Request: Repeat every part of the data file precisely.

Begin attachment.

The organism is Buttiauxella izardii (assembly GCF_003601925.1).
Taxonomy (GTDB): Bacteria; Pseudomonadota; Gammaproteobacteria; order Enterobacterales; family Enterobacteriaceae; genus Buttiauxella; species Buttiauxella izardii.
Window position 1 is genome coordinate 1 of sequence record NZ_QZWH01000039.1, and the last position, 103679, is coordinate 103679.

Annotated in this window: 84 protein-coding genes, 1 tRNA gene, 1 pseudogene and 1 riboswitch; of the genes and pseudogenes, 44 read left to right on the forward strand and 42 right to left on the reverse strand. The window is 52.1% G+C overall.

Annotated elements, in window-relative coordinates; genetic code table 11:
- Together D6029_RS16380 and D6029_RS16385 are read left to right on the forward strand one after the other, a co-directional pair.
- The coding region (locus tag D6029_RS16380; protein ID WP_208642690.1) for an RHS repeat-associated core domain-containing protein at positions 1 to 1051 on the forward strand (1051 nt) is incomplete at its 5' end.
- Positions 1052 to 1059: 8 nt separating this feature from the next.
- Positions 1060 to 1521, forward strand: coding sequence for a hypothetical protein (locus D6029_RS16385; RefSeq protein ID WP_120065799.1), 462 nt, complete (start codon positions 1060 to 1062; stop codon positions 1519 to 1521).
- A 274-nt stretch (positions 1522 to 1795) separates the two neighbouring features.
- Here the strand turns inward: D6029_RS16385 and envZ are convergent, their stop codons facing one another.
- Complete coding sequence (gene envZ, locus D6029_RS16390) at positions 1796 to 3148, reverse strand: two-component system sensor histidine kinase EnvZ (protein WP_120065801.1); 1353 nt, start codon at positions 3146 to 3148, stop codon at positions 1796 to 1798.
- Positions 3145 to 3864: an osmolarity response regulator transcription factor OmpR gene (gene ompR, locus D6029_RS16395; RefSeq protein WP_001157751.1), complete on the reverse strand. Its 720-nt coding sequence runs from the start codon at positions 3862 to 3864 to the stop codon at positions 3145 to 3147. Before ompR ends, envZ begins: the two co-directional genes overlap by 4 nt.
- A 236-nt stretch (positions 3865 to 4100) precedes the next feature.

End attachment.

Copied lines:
The organism is Buttiauxella izardii (assembly GCF_003601925.1).
Taxonomy (GTDB): Bacteria; Pseudomonadota; Gammaproteobacteria; order Enterobacterales; family Enterobacteriaceae; genus Buttiauxella; species Buttiauxella izardii.
Window position 1 is genome coordinate 1 of sequence record NZ_QZWH01000039.1, and the last position, 103679, is coordinate 103679.

Annotated in this window: 84 protein-coding genes, 1 tRNA gene, 1 pseudogene and 1 riboswitch; of the genes and pseudogenes, 44 read left to right on the forward strand and 42 right to left on the reverse strand. The window is 52.1% G+C overall.

Annotated elements, in window-relative coordinates; genetic code table 11:
- Together D6029_RS16380 and D6029_RS16385 are read left to right on the forward strand one after the other, a co-directional pair.
- The coding region (locus tag D6029_RS16380; protein ID WP_208642690.1) for an RHS repeat-associated core domain-containing protein at positions 1 to 1051 on the forward strand (1051 nt) is incomplete at its 5' end.
- Positions 1052 to 1059: 8 nt separating this feature from the next.
- Positions 1060 to 1521, forward strand: coding sequence for a hypothetical protein (locus D6029_RS16385; RefSeq protein ID WP_120065799.1), 462 nt, complete (start codon positions 1060 to 1062; stop codon positions 1519 to 1521).
- A 274-nt stretch (positions 1522 to 1795) separates the two neighbouring features.
- Here the strand turns inward: D6029_RS16385 and envZ are convergent, their stop codons facing one another.
- Complete coding sequence (gene envZ, locus D6029_RS16390) at positions 1796 to 3148, reverse strand: two-component system sensor histidine kinase EnvZ (protein WP_120065801.1); 1353 nt, start codon at positions 3146 to 3148, stop codon at positions 1796 to 1798.
- Positions 3145 to 3864: an osmolarity response regulator transcription factor OmpR gene (gene ompR, locus D6029_RS16395; RefSeq protein WP_001157751.1), complete on the reverse strand. Its 720-nt coding sequence runs from the start codon at positions 3862 to 3864 to the stop codon at positions 3145 to 3147. Before ompR ends, envZ begins: the two co-directional genes overlap by 4 nt.
- A 236-nt stretch (positions 3865 to 4100) precedes the next feature.